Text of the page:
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Muslim Savin
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HEAVY METAL (Lo Mejor De) 014 Industria Por Tin... [WORK]


Uncontrolled disposal generates serious heavy metals pollution occurring in the water, soil, and plants [7], open burning is cause of CO, CO2, SO, NO, PM10 and other pollutant emissions that affect the atmosphere [8], waste picking within open dump sites pose to serious health risk people working on these areas [9], release of SW in water bodies improve the marine litter globally, enhancing environmental contamination [10]. Therefore, SW mismanagement is cause of sever and various environmental and social impacts, which do not allow improvements in sustainable development.




HEAVY METAL (Lo mejor de) 014 Industria por Tin...


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Together with WEEE mismanagement, used batteries should be also mentioned. For instance, in Iran, almost 10,000 tons of household batteries were imported, most of them have been discarded in MSW without any separation and sent to sanitary landfills [99]. In addition to environmental and human health risks associated with unsafe disposal of used batteries in MSW stream, their landfilling implies the depletion of valuable resources. It is expected that more than 9000 tons of used batteries have been dumped in municipal landfills of Iran in recent decades. The most concern regarding battery disposal in MSW is directed to the high percentage of mercury, cadmium, lithium, nickel, arsenic and other toxic and heavy metals [99].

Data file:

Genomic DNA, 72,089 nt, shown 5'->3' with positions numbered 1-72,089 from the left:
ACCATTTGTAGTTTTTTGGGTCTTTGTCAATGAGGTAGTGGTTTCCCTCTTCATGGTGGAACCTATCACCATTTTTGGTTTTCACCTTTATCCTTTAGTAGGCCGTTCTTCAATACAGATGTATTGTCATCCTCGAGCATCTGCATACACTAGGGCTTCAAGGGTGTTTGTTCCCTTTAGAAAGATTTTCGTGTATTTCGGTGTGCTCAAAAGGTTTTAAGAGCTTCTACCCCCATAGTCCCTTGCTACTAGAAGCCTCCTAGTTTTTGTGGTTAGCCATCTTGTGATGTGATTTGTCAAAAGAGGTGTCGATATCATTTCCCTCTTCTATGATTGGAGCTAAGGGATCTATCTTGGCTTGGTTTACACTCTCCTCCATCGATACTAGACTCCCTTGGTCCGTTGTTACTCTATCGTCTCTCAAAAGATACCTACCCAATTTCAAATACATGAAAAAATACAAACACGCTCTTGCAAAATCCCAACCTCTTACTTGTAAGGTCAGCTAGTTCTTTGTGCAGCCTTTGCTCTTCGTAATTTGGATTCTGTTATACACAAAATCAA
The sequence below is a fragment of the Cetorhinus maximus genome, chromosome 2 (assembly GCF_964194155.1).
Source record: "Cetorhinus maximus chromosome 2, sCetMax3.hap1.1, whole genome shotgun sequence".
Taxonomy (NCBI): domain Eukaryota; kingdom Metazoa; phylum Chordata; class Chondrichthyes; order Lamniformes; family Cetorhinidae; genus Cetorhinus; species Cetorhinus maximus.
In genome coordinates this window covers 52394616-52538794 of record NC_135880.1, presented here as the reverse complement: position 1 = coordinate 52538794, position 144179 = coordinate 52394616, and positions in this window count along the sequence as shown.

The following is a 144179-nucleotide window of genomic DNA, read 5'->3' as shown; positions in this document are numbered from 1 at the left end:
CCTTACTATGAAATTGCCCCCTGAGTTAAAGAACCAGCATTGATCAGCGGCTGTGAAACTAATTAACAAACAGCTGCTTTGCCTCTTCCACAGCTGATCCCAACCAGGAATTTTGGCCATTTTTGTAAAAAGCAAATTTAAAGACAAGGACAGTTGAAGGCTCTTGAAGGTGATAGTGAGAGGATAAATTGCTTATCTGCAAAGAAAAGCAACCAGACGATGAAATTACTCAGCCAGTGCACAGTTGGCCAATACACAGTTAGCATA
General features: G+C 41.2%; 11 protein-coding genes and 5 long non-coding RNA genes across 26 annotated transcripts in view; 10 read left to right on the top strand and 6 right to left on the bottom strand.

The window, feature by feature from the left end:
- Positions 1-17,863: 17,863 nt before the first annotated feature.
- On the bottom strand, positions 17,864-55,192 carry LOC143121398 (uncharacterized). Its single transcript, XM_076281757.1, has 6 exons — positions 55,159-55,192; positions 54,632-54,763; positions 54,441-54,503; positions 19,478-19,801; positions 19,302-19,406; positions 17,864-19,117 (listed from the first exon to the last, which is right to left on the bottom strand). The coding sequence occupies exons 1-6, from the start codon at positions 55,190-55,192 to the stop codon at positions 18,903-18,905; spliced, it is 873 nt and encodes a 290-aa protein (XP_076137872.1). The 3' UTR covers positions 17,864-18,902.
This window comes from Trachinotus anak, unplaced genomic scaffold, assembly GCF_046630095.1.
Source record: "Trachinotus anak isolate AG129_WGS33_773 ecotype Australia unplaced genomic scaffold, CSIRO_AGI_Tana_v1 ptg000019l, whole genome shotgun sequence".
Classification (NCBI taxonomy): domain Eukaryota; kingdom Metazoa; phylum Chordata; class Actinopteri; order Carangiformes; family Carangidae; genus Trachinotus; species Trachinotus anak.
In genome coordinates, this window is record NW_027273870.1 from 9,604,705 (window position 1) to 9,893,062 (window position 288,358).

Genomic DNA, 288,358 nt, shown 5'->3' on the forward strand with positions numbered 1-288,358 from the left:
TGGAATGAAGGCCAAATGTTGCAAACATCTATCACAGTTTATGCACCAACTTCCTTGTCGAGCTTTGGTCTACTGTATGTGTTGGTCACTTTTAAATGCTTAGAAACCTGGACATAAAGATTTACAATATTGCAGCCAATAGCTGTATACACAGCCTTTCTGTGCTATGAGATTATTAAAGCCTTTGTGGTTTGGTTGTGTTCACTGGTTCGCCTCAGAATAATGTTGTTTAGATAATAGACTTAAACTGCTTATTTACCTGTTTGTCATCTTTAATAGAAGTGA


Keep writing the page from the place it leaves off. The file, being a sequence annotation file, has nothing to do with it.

Most silicon is used industrially without being purified, and indeed, often with comparatively little processing from its natural form. More than 90% of the Earth's crust is composed of silicate minerals, which are compounds of silicon and oxygen, often with metallic ions when negatively charged silicate anions require cations to balance the charge. Many of these have direct commercial uses, such as clays, silica sand, and most kinds of building stone. Thus, the vast majority of uses for silicon are as structural compounds, either as the silicate minerals or silica (crude silicon dioxide). Silicates are used in making Portland cement (made mostly of calcium silicates) which is used in building mortar and modern stucco, but more importantly, combined with silica sand, and gravel (usually containing silicate minerals such as granite), to make the concrete that is the basis of most of the very largest industrial building projects of the modern world.[93]